Why the UK coverage of this election is like this Armando Ianucci sketch

In less than a fortnight we’ll find out who will be the next Prime Minister of the UK but if you watch this election through the prism of the mainly London-based media you’d think it’s a straight fight between Jeremy Corbyn and Theresa May. To an extent it is as only those two can become Prime Minister but seeing people talk of Corbyn as the great hope for ending tuition fees or stop the bedroom tax is frankly a tad irrelevant here in Scotland as these don’t apply. Fees were scrapped a decade ago and the Scottish Government mitigates the bedroom tax.

Many of the things Labour want in the UK is already being done or are being worked towards. True there’s more to be done, and the stuff that’s still reserved to Westminster (which is still most things) will still hurt if the Tories get back in, but in Scotland (and indeed, in all the devolved nations) we’re still at the mercy of Westminster.

As much as I wish Corbyn well in England, I don’t feel he, or his party, will work for me or for Scotland as his support for leaving the EU isn’t what Scotland, or indeed Northern Ireland, voted for. So for most of this campaign as I view it on social media is a bit like this sketch from the wonderfully but underrated Armando Ianucci Shows from 2001…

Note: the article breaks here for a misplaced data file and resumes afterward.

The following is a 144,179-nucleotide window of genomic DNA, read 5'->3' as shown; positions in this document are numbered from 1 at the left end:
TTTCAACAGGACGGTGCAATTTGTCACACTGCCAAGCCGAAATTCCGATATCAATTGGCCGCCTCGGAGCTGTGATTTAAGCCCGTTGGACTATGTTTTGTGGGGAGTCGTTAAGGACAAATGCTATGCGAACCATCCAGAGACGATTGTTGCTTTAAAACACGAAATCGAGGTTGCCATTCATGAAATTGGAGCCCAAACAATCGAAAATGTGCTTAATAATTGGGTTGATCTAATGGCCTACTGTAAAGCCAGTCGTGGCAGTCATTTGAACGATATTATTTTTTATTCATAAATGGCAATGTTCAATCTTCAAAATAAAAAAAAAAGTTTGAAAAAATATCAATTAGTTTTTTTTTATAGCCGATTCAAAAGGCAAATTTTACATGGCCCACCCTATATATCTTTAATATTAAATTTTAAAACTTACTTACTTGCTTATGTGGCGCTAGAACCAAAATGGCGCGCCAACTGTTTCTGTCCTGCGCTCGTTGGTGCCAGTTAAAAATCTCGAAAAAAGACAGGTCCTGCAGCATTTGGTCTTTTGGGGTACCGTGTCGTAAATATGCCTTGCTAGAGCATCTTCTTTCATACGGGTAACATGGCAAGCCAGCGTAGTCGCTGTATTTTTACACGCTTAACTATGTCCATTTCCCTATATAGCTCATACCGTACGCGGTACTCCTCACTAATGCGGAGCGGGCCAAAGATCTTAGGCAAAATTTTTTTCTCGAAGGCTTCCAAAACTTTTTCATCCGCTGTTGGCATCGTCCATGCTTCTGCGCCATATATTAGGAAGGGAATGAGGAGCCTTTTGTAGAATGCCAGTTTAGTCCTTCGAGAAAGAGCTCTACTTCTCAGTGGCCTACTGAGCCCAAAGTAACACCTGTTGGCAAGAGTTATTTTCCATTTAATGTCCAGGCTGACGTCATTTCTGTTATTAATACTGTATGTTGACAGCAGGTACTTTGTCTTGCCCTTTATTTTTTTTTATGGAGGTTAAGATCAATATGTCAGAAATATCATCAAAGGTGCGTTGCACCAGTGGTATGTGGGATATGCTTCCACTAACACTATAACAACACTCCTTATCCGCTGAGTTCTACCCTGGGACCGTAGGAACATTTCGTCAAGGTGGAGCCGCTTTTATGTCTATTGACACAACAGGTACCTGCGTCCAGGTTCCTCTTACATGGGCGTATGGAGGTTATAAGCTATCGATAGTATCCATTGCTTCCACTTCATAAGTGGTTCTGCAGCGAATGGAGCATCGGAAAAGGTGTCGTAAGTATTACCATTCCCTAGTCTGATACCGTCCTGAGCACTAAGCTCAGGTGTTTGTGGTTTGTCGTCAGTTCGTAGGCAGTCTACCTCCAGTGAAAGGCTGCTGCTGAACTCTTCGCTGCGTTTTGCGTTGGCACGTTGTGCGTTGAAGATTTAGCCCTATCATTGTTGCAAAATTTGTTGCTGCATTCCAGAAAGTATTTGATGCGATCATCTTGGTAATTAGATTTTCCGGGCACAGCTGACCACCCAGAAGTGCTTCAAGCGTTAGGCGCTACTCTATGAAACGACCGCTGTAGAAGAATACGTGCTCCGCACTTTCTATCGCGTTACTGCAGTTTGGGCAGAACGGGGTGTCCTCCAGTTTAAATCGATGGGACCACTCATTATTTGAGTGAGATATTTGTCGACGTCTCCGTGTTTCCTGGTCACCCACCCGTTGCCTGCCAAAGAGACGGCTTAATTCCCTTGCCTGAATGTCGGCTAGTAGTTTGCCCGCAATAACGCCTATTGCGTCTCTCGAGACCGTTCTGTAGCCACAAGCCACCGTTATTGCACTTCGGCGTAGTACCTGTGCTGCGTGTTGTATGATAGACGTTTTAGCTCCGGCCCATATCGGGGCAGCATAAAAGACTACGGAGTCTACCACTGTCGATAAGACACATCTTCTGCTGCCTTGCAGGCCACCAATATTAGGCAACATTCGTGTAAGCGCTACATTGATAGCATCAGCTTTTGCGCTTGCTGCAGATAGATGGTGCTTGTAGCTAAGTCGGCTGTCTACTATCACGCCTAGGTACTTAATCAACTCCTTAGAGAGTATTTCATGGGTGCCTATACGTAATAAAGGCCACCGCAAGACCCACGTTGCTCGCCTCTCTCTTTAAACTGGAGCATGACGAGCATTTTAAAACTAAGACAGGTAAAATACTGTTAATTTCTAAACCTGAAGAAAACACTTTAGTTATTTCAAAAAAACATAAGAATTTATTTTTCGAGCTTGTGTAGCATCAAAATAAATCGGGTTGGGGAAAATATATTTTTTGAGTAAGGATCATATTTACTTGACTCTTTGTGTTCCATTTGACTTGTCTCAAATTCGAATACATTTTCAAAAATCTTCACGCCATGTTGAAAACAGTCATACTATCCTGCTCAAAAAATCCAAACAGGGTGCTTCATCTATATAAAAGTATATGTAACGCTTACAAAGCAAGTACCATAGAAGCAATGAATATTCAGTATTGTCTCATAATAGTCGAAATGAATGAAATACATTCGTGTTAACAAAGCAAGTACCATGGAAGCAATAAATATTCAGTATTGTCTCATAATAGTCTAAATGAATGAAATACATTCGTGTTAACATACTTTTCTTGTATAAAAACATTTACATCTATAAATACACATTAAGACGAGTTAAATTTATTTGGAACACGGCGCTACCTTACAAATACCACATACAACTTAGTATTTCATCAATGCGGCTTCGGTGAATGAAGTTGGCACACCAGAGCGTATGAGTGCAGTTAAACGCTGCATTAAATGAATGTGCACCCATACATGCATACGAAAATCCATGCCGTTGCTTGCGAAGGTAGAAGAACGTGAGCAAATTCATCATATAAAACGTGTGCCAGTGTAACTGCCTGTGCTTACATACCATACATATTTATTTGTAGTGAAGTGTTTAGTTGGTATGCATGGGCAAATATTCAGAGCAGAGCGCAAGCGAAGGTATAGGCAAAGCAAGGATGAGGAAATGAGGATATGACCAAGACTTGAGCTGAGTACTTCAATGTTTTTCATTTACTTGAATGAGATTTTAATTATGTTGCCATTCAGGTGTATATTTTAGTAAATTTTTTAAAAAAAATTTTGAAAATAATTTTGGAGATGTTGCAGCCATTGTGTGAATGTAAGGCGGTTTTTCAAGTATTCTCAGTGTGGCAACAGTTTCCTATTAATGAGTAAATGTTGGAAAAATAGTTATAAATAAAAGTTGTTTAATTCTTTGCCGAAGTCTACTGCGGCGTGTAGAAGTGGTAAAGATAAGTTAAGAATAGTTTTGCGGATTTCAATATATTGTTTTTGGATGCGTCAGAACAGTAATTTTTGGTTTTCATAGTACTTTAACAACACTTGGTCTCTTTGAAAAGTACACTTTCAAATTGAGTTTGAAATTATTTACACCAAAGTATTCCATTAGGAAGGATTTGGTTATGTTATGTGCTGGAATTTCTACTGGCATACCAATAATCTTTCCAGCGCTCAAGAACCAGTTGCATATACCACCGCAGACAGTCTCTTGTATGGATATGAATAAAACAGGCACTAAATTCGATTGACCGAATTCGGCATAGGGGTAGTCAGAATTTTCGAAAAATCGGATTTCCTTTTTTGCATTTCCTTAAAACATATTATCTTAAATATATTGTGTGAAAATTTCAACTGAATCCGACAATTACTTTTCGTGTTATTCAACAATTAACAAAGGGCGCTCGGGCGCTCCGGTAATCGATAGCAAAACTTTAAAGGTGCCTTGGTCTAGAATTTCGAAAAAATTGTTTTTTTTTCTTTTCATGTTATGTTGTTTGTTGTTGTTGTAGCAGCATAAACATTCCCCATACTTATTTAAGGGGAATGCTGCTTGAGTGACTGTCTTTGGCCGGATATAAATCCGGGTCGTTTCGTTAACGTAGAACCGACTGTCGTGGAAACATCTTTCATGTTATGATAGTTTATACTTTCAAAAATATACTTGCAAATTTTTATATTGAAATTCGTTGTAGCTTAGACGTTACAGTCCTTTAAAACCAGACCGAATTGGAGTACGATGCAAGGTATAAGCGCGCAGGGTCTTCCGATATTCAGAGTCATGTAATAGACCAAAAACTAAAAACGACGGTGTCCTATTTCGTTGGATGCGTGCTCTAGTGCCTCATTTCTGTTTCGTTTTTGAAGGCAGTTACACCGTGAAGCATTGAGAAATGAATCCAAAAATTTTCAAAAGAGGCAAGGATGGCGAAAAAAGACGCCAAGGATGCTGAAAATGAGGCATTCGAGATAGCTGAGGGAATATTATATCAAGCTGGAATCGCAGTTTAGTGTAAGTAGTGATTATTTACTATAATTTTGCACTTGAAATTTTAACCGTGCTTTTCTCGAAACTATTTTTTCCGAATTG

My thoughts on the local elections in Scotland, Wales and England.

Firstly, well done to Kim Long of the Greens for becoming a councillor for Dennistoun which is where I am for now. A good local candidate who’ll do the area well and with Dennistoun going through massive changes and gentrification (for those familiar with my blogs, it’s a bit like Stokes Croft from about 12-15 years ago) it needs people who’ll do the incumbent and incoming population well.

Secondly, well done to Plaid Cymru and the SNP for a strong showing in Wales and winning the Scottish elections respectively.